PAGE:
Part 2: The Basics of Arts Integration and STEAM
Many pre-service teachers come to their student teaching experience either having no experience with Arts Integration or not realizing the difference between Arts Integration and Arts Enhancement. Since I use this approach heavily within my instruction, I like to share a crash course with my student teachers so that we are on the same page.
A Crash Course in Arts Integration for PreService Teachers
EducationCloset has many free resources to help teachers wrap their minds around Arts Integration. Here are some of my favorites for sharing with teachers who are just beginning their journey as an Arts Integrated teacher.
Start at our page title What Is Arts Integration? It includes a perfect video introduction from Susan Riley, EducationCloset Founder and CEO. It also shares a list of best practices and the steps of the Arts Integration Process, as follows:
Arts Integration Process From EducationCloset
- Pick the topic/idea you want to teach.
- Collaborate with arts educators to align naturally connected standards and develop a lesson that interweaves both standards equitably.
- Teach the lesson ensuring that there is integrity to both subjects.
- Assess student work in both content areas.
After watching the video together, we discuss the process. I share these articles and resources to help me answer questions and to provide further explanations:
- The Arts Integration & STEAM Implementation Guide expands upon the steps in the process. It also provides a great visual for Accelerator members.
- To answer questions about the difference between Arts Enhancement, Arts Integration, and STEAM, I share this information. The infographic provided is a fantastic resource for student teachers to tuck in their binder so they can refer to it as they plan. If they are overwhelmed with the basics, they will have it to refer back to as they grow.
- As I plan arts-integrated lessons with student teachers, these resources help support us. The amount that I introduce really depends on the student teacher. Some need immense support in the area of classroom management or lesson design, so we only get as far as step 1, described below. However, sometimes, a student teacher is ready to fly on their own, and he or she may be ready to digest all of the information, even up to designing assessments. Just like with our students, we need to identify strengths and needs and differentiate instruction from there.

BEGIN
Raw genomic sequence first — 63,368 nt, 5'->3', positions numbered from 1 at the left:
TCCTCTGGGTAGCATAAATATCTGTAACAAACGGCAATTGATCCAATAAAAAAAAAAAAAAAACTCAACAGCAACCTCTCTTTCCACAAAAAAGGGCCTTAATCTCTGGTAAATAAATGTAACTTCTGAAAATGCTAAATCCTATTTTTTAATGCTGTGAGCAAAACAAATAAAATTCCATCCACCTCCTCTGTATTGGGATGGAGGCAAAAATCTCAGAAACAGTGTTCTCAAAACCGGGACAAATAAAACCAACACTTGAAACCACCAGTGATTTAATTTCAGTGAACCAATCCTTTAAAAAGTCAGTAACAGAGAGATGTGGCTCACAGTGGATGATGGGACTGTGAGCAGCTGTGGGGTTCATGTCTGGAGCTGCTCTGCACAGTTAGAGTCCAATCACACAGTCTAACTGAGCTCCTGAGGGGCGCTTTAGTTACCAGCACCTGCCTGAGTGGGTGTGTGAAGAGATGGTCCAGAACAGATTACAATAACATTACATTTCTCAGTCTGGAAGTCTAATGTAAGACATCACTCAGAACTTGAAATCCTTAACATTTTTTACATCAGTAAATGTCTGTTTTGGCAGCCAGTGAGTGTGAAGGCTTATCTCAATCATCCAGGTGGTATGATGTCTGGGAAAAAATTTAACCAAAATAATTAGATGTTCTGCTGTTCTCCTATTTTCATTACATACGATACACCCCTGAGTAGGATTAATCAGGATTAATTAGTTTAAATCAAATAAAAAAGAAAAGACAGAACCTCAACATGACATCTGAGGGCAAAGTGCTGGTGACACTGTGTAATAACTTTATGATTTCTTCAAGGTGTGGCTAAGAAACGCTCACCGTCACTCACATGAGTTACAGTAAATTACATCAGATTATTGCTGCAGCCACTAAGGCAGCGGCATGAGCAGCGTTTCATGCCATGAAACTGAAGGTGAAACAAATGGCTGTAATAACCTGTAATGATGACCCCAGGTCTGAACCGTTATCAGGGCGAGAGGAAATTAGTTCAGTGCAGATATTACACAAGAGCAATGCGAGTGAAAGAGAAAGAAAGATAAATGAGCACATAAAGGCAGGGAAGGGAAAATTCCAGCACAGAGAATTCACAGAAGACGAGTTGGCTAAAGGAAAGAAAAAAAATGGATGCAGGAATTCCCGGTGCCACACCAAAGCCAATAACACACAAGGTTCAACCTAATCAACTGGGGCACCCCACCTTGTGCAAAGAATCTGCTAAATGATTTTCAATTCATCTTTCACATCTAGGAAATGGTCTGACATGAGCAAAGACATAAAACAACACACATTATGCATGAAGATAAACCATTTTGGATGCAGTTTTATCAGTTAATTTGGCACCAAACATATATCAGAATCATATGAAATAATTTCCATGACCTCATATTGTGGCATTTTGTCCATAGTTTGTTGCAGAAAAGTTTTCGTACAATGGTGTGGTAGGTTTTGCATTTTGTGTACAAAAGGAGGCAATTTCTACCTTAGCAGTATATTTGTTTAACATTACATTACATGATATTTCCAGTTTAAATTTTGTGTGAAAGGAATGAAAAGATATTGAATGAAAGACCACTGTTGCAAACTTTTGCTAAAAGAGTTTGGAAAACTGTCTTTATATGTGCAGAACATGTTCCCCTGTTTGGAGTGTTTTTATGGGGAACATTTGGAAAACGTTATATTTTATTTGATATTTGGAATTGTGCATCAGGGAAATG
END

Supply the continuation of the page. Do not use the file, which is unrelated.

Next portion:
Ready to Implement?
- Step 1: Arts Integration strategies are a great way to tiptoe into Arts Integration. They are nearly foolproof! Student teachers love them because they can simply follow the directions for the strategy and they can lead an effective activity. Find a pdf them here: Arts Integration Strategy Cards
- Step 2: We talk about when we should integrate the arts with the resource How to Find a Natural Fit.
- Step 3: When I feel my student teacher has a solid understanding of the Arts Integrated approach, we move from strategies to lesson planning. I share this information to help support this step. Strategy to Lesson Professional Development Printable.
- Step 4: For student teachers who have really mastered the basics, delve into the world of standard alignment. This resource has directions on how to align standards and comes with sample lesson seeds as examples. This is a great follow-up to step 3 as student teachers are revising and refining their newly written lessons.
- Step 5: Many times, depending on how long the placement is, student teachers aren’t with you long enough to really dive into creating assessments. However, part of arts integration is “…content that is taught and assessed equitably in and through the arts.” This resource is a great next step to provide for once they have a classroom of their own: Tips for Creating Integrated Assessments.
The Importance of Student Teachers
Supporting and training our preservice teachers is such an important job. Indeed, the future of our profession depends on it. Advocate for our craft and the skills, combined with passion, that it takes to be effective. Identify the gaps that you had as a preservice teacher and strive to fill them as you share your expertise with future teachers. My hope is that these resources and suggestions make that job easier for you. Just think about the exponential number of students you will reach through your protégés!